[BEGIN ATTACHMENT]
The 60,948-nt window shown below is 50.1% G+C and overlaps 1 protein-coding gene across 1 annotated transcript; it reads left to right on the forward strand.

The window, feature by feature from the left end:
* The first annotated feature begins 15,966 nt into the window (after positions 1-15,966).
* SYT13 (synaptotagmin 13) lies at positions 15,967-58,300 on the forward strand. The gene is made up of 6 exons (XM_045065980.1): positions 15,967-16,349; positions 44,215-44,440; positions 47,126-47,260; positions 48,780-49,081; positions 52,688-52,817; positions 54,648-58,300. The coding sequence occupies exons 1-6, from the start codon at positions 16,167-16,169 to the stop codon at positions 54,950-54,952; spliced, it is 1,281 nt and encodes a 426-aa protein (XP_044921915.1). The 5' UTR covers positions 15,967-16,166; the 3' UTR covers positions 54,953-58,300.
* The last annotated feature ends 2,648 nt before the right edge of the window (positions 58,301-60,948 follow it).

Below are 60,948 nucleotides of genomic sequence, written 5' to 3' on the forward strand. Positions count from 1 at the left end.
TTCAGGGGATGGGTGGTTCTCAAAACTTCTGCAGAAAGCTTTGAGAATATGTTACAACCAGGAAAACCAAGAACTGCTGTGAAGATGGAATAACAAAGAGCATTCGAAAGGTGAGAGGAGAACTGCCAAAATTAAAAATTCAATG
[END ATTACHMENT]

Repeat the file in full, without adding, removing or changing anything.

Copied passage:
The 60,948-nt window shown below is 50.1% G+C and overlaps 1 protein-coding gene across 1 annotated transcript; it reads left to right on the forward strand.

The window, feature by feature from the left end:
* The first annotated feature begins 15,966 nt into the window (after positions 1-15,966).
* SYT13 (synaptotagmin 13) lies at positions 15,967-58,300 on the forward strand. The gene is made up of 6 exons (XM_045065980.1): positions 15,967-16,349; positions 44,215-44,440; positions 47,126-47,260; positions 48,780-49,081; positions 52,688-52,817; positions 54,648-58,300. The coding sequence occupies exons 1-6, from the start codon at positions 16,167-16,169 to the stop codon at positions 54,950-54,952; spliced, it is 1,281 nt and encodes a 426-aa protein (XP_044921915.1). The 5' UTR covers positions 15,967-16,166; the 3' UTR covers positions 54,953-58,300.
* The last annotated feature ends 2,648 nt before the right edge of the window (positions 58,301-60,948 follow it).

Below are 60,948 nucleotides of genomic sequence, written 5' to 3' on the forward strand. Positions count from 1 at the left end.
TTCAGGGGATGGGTGGTTCTCAAAACTTCTGCAGAAAGCTTTGAGAATATGTTACAACCAGGAAAACCAAGAACTGCTGTGAAGATGGAATAACAAAGAGCATTCGAAAGGTGAGAGGAGAACTGCCAAAATTAAAAATTCAATG